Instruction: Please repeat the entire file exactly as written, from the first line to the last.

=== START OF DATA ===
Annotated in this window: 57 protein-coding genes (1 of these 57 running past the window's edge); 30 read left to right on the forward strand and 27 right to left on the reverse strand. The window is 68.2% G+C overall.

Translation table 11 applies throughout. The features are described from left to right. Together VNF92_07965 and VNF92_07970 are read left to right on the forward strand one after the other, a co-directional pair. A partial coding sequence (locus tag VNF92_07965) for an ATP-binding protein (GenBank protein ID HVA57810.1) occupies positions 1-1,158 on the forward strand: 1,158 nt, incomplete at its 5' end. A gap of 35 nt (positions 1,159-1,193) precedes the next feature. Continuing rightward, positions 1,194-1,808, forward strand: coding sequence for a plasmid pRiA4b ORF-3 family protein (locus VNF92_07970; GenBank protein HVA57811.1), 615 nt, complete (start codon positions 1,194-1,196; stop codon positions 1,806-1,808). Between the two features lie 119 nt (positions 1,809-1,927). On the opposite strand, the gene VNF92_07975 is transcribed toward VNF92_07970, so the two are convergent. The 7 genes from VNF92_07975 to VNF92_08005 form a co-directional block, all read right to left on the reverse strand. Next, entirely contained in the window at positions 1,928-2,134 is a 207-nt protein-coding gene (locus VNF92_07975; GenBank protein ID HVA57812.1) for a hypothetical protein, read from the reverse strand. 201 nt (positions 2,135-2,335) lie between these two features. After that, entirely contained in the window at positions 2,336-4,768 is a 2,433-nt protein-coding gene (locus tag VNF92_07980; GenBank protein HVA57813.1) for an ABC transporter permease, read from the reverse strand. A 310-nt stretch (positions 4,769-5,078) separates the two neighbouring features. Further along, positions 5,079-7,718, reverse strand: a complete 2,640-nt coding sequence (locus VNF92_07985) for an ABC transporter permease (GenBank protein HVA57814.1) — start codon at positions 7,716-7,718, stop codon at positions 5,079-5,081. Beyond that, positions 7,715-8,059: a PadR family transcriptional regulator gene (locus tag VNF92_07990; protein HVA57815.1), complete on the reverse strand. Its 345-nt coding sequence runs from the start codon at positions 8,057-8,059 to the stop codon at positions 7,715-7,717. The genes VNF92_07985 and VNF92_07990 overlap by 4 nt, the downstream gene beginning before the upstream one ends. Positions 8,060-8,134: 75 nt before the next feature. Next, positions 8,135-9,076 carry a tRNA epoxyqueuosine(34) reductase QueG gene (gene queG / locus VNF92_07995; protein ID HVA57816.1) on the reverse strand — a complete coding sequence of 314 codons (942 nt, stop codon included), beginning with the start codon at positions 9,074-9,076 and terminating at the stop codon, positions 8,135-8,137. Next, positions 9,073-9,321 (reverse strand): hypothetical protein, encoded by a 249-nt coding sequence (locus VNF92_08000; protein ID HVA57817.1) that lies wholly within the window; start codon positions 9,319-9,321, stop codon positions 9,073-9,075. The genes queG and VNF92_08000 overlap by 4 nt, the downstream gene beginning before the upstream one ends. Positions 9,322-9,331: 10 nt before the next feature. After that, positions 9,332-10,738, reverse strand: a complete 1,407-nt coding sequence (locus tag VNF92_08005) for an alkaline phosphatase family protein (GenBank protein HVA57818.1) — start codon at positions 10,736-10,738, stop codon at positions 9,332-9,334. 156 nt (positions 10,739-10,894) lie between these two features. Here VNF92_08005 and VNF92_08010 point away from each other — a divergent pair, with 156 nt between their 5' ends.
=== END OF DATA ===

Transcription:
Annotated in this window: 57 protein-coding genes (1 of these 57 running past the window's edge); 30 read left to right on the forward strand and 27 right to left on the reverse strand. The window is 68.2% G+C overall.

Translation table 11 applies throughout. The features are described from left to right. Together VNF92_07965 and VNF92_07970 are read left to right on the forward strand one after the other, a co-directional pair. A partial coding sequence (locus tag VNF92_07965) for an ATP-binding protein (GenBank protein ID HVA57810.1) occupies positions 1-1,158 on the forward strand: 1,158 nt, incomplete at its 5' end. A gap of 35 nt (positions 1,159-1,193) precedes the next feature. Continuing rightward, positions 1,194-1,808, forward strand: coding sequence for a plasmid pRiA4b ORF-3 family protein (locus VNF92_07970; GenBank protein HVA57811.1), 615 nt, complete (start codon positions 1,194-1,196; stop codon positions 1,806-1,808). Between the two features lie 119 nt (positions 1,809-1,927). On the opposite strand, the gene VNF92_07975 is transcribed toward VNF92_07970, so the two are convergent. The 7 genes from VNF92_07975 to VNF92_08005 form a co-directional block, all read right to left on the reverse strand. Next, entirely contained in the window at positions 1,928-2,134 is a 207-nt protein-coding gene (locus VNF92_07975; GenBank protein ID HVA57812.1) for a hypothetical protein, read from the reverse strand. 201 nt (positions 2,135-2,335) lie between these two features. After that, entirely contained in the window at positions 2,336-4,768 is a 2,433-nt protein-coding gene (locus tag VNF92_07980; GenBank protein HVA57813.1) for an ABC transporter permease, read from the reverse strand. A 310-nt stretch (positions 4,769-5,078) separates the two neighbouring features. Further along, positions 5,079-7,718, reverse strand: a complete 2,640-nt coding sequence (locus VNF92_07985) for an ABC transporter permease (GenBank protein HVA57814.1) — start codon at positions 7,716-7,718, stop codon at positions 5,079-5,081. Beyond that, positions 7,715-8,059: a PadR family transcriptional regulator gene (locus tag VNF92_07990; protein HVA57815.1), complete on the reverse strand. Its 345-nt coding sequence runs from the start codon at positions 8,057-8,059 to the stop codon at positions 7,715-7,717. The genes VNF92_07985 and VNF92_07990 overlap by 4 nt, the downstream gene beginning before the upstream one ends. Positions 8,060-8,134: 75 nt before the next feature. Next, positions 8,135-9,076 carry a tRNA epoxyqueuosine(34) reductase QueG gene (gene queG / locus VNF92_07995; protein ID HVA57816.1) on the reverse strand — a complete coding sequence of 314 codons (942 nt, stop codon included), beginning with the start codon at positions 9,074-9,076 and terminating at the stop codon, positions 8,135-8,137. Next, positions 9,073-9,321 (reverse strand): hypothetical protein, encoded by a 249-nt coding sequence (locus VNF92_08000; protein ID HVA57817.1) that lies wholly within the window; start codon positions 9,319-9,321, stop codon positions 9,073-9,075. The genes queG and VNF92_08000 overlap by 4 nt, the downstream gene beginning before the upstream one ends. Positions 9,322-9,331: 10 nt before the next feature. After that, positions 9,332-10,738, reverse strand: a complete 1,407-nt coding sequence (locus tag VNF92_08005) for an alkaline phosphatase family protein (GenBank protein HVA57818.1) — start codon at positions 10,736-10,738, stop codon at positions 9,332-9,334. 156 nt (positions 10,739-10,894) lie between these two features. Here VNF92_08005 and VNF92_08010 point away from each other — a divergent pair, with 156 nt between their 5' ends.